The classic argument from emotion is about the speaker’s own emotions: “I feel very strongly about this, so it must be true.” “Let your heart be your guide.” The argument from “hate” uses projection. When its users say, “You’re a hater,” they mean “I hate you.” When they say “Hate speech should be banned,” they mean “Speech which I hate should be banned.” Projecting the negative emotion onto their target lets them feel superior.
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The careless use of “triggering”

It’s become an obligation in some circles to to give “trigger warnings” when writing about anything vaguely unpleasant. Let’s think about what sort of view of the audience this presents and whether it’s really appropriate in so many situations.

Triggering implies the setting off of some kind of serious reaction, which might be anything from a panic attack to road rage. Traditionally it implies the triggering of a PTSD response. It suggests that some members of the audience are incapable of dealing with the topic. In severe cases, such as portrayals of graphic violence, this can be appropriate. With audiences that are particularly sensitive, such as a mailing list for abuse survivors, it’s reasonable to be generous with warnings. But it’s often overdone, and an overdose of warnings can be insulting to the people they’re supposed to protect.
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Rage as a political philosophy

A lot of progressives uphold the following positions:

  • Doing business only with people whose views you approve is evil.
  • Refusing to do business with people who want to do business only with people whose views they approve is good.
  • Refusing to do business with people because of the state they live in is good.
  • Pushing out employees whom you disagree with is good, and it contributes to diversity in the workplace.
  • People accused of crimes should have the full benefit of the doubt.
  • People accused of rape on thin evidence should be presumed guilty.
  • Racial insults are among the most disgusting things people can do,
  • Calling a black person a “clown in blackface” is merely “not carefully considered.”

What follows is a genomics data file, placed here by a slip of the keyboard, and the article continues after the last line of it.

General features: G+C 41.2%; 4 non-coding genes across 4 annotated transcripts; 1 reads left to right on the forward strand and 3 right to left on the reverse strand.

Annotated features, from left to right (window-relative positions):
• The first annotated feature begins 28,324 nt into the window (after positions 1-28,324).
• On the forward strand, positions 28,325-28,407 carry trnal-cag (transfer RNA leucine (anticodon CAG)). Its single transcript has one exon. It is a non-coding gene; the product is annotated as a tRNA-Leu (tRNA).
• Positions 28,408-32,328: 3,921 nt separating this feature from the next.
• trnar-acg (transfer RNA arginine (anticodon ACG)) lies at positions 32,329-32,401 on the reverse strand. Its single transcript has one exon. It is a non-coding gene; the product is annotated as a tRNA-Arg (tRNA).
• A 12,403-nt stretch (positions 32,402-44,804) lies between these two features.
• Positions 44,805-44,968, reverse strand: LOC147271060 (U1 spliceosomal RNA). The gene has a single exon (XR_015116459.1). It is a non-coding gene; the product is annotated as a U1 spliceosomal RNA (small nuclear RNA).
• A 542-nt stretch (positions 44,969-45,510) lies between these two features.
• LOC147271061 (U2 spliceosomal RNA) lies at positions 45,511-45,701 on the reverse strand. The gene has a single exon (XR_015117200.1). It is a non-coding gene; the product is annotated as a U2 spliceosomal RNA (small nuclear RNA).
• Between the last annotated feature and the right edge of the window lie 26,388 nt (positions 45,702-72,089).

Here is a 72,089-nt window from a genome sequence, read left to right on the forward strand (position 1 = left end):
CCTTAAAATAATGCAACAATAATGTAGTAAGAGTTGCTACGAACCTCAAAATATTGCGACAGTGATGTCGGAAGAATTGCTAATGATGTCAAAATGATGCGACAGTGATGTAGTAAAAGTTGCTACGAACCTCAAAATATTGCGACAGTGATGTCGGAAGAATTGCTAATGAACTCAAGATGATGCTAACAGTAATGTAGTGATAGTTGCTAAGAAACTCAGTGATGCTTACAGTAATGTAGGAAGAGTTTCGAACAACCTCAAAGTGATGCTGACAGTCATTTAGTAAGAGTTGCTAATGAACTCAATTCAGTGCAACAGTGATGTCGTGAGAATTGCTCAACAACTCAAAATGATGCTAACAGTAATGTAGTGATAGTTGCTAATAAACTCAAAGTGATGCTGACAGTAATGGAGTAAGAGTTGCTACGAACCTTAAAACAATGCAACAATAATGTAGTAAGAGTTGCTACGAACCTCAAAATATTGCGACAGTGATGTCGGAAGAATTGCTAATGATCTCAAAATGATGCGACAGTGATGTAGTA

There’s no way to find any consistency in these claims, but if you look at the beneficiaries, there’s no problem detecting the pattern. People will pull out wildly inconsistent principles as long as they produce the immediate outcome they want. When the outcome is inconvenient — for instance, if someone sues a business for refusing to bake a cake with an anti-gay message — they just pretend it isn’t happening.

This would make a kind of sense if progressives had absolute control. Then they could decree any actions they wanted and not care whether they followed any coherent principle or not. But in practice, conservatives are often able to pass laws, not necessarily with any more consistency, which progressives don’t like. What objection can the progressives raise? That those laws benefit the wrong people? Then there’s no issue of right vs. wrong, just “us” winning vs. “them” winning.

Once you’ve decided to base your principles on which side you’re backing, all that’s left is a struggle for power. The moral high ground belongs to whoever can express the greatest rage. Debate is impossible; offering debate concedes that you aren’t enraged enough to talk to your opponents. A striking example was the boycott campaign by some gays against gay-friendly Fire Island Pines Establishments for engaging in dialogue with Ted Cruz.

Another example is the following tweet by someone I don’t know, saying, “my vote is that none of the GOP candidates are allowed to run and the election can just be between Hillary and Bernie.” You can call it an isolated nutcase, but it got five retweets and four favorites. When you can get points for sufficient rage, even advocacy of replacing free elections with one-party rule becomes acceptable.